Postcodes And Pigs: The Week’s Best Psychology Links

Our weekly round-up of the best psychology coverage from elsewhere on the web

Plenty of work suggests that we have a “reminiscence bump” for music, tending to preferentially recall songs from our teenage years and young adulthood. Now a new study has found that while music from these years is indeed more familiar, it’s not always the case that we like it more. Younger participants in particular didn’t show a strong preference for music from their youth. “This suggests that songs from our adolescence can become closely entangled with memories from our past even if we don’t personally value the music,” writes researcher Kelly Jakubowski at The Conversation.

Researchers have created “mini-brains” containing a genetic variant from our Neanderthal and Denisovan cousins. The brain organoids are different from regular human ones: they are smaller, have a rougher texture, and show differences at the neuronal level, reports Ariana Remmel at Nature. But some researchers are sceptical about how much these organoids can really tell us about the brains of our extinct relatives.

Pigs have been trained to play a rudimentary computer game, the BBC reports. The animals learned to control a joystick with their snouts to move a cursor to a target, receiving a reward of food pellets when successful. We already know pigs are intelligent animals, but the work shows that they can even understand the association between moving a joystick and the movement of a cursor on screen.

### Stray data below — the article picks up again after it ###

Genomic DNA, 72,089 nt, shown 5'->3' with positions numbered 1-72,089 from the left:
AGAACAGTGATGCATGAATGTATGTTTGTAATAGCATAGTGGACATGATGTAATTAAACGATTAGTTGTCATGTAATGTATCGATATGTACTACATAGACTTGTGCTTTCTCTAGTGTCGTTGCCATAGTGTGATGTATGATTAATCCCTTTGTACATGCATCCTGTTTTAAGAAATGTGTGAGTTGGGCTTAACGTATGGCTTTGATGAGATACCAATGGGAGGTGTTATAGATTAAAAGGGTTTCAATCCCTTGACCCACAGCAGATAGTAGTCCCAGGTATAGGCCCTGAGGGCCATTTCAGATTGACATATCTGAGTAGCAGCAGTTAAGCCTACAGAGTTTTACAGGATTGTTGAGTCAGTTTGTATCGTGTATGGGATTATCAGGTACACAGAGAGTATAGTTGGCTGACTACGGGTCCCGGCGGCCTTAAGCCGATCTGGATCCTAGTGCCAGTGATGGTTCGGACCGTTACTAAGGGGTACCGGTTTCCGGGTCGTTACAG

Did you know that cognitive psychologists were behind the design of the UK postcode system? Researchers from the University of Cambridge drew on memory research in order to create “one of the most memorable postcode systems in the world”, explains Marc Smith in his blog.

Psychology can also teach writers about how to create complex characters, writes Kira-Anne Pelican at Psyche. In particular, Pelican recommends thinking about your character’s “Big Five” personality traits and how these might influence their behaviour.

Despite being in the middle of a pandemic, many of us will have experienced moments when we realise how connected we are to each other. At The Guardian, psychologist Lisa Feldman Barrett discusses the way in which we can have a profound effect on the body and minds of others, even at a distance.  

Tom Hanks’ announcement that he had COVID-19 in March 2020 may have made people take coronavirus more seriously. That’s according to a study conducted immediately after the news broke last year. Participants said that seeing a high profile and well-liked public figure contract the disease made COVID-19 seem more like a threat, reports Jeremy Blum at HuffPost. The authors suggest that celebrities could make good spokespeople for public health campaigns.

Compiled by Matthew Warren (@MattbWarren), Editor of BPS Research Digest